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Still a lot more to be done for forecasted 2046 population increase, BC Ministers 

With the pandemic in the rearview mirror, the provincial government says focusing on how to accommodate a forecasted 49 per cent population growth is the next challenge. 

According to a study by the province shows BC is expected to reach a population of 7.9 million people in 2046, but while the growth boom is expected to hit across the province the study shows most of the increase will be concentrated in the Lower Mainland/Southwest region. 

This increase has some people wondering if the province is ready to handle the increase, especially with the current demand for affordable housing, transit, and what some community groups are calling a shortage in mental health facilities. 

Minister of housing Ravi Kahlon says addressing affordable housing for the future is just one thing the government is looking at before the population starts to boom. 

“There is no one solution that will solve this problem for the future,” he says. “It is going to require some real changes of how we decide, and how we agree to have housing built.” 

According to the province’s population report from 2023, British Columbia saw an increase of over 62,000 people coming to BC with most of them coming from outside of Canada, and only 45,647 homes were built in 2023 including 6,522 single detached and 39,125 multi-unit homes which is down by 10 per cent from the previous year.  

Kahlon says to bring these numbers up for the expected growth, business habits need to change to get homes built for 2046. 

 “Changes we’ve made is about cutting the red tape and getting a ‘yes’ answer in a quicker way to get homes built,” he says. “But there is no way we can address this issue without government directly accessing affordable housing.” 

Housing is a key factor when it comes to an increase in population and with so many people struggling across the province with homelessness Nanaimo MLA Sheila Malcomson says the way forward is to look at the resources in each community.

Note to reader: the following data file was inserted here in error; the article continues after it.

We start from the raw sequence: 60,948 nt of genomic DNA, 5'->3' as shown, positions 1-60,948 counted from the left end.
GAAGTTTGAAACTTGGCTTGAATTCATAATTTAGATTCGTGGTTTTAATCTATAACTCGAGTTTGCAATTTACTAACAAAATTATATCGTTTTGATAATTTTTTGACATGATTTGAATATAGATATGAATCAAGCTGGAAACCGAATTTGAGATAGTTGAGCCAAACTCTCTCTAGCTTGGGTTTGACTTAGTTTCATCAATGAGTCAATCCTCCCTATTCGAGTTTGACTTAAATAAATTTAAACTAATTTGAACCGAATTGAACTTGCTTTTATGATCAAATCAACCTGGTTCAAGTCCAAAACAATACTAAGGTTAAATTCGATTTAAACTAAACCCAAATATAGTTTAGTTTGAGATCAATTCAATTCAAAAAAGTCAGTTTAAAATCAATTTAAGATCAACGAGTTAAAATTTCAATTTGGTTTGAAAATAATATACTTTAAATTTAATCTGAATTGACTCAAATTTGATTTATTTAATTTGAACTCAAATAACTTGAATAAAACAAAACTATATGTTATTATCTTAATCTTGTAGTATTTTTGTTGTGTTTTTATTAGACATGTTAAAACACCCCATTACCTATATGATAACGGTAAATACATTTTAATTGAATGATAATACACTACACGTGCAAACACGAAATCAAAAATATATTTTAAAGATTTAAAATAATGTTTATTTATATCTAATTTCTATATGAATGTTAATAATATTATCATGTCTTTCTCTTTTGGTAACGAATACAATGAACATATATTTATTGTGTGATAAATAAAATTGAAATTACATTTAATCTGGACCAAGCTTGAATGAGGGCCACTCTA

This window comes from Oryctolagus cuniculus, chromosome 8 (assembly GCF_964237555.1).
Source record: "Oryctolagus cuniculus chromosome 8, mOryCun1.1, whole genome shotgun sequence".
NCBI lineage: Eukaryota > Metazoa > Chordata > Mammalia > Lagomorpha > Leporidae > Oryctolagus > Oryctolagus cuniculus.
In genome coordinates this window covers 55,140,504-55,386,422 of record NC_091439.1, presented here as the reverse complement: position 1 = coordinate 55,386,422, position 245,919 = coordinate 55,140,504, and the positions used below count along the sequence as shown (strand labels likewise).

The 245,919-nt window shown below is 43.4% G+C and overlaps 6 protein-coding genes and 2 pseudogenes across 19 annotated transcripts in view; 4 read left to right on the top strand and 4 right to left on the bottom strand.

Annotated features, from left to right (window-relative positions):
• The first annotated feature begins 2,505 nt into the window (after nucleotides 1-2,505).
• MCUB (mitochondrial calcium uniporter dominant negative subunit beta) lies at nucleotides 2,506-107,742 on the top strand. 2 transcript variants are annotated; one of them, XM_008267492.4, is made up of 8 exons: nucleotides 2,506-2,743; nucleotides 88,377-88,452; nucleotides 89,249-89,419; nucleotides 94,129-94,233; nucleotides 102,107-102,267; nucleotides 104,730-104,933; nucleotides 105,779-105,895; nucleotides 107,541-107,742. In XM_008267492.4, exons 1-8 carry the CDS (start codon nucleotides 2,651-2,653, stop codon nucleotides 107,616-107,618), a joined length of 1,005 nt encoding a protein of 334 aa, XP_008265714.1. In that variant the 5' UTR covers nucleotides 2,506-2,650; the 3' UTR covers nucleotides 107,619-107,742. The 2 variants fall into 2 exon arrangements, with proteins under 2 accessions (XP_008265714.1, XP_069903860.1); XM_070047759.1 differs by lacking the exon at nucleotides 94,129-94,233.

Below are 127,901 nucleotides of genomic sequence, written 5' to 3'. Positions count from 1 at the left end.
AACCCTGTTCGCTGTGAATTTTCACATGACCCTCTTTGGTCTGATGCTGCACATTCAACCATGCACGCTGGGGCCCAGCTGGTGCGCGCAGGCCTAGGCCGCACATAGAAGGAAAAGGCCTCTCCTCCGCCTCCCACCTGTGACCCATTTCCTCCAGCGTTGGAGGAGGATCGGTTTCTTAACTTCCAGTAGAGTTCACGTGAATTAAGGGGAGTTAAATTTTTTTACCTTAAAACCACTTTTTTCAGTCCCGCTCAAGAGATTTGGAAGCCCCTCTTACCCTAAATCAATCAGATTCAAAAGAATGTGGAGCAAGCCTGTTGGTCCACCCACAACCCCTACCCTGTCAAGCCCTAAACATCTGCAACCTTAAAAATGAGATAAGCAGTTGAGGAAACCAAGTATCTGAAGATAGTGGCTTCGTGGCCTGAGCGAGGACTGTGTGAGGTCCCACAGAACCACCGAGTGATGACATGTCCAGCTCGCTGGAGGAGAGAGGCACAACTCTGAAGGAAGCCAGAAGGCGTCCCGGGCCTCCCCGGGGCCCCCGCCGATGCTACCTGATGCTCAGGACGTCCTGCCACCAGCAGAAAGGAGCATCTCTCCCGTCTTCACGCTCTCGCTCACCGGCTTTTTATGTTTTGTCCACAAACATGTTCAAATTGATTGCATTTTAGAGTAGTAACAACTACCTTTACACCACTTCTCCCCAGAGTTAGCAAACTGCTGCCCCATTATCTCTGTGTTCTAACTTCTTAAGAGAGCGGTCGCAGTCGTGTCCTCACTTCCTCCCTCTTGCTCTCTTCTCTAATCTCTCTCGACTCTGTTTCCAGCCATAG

“We have more investments in healthcare, affordable housing and more family doctors,” she says. “We also have unprecedented investments in transportation, but there is a lot more to do.” 

“If over the past 20 years, there had been investments in physical infrastructure, affordable housing, and tackling some of these challenges then we’d be in a much better situation than we are now to handle the growth,” she says.  

She says part of ensuring each region has a proper balance when it comes to growth is making sure the economy runs. 

“We need new people in each community to help us build out in all areas,” she says. “There is a real tension between population growth and also needing more workers and more people to make the economy run smoother.” 

Malcomson says the provincial government knows there is a forecasted population spike on the horizon and that is why they are trying to make sure the crises are dealt with in a quick timely manner. 

“We’re looking to get more people off the streets and into housing to stabilize them and get them ready for the housing we are building,” she says. 

Nanaimo is expected to see a 51 per cent increase in population by 2046 with Campbell River seeing a 48 per cent increase, Courtenay 57 per cent and North Cowichan seeing 44 per cent. 

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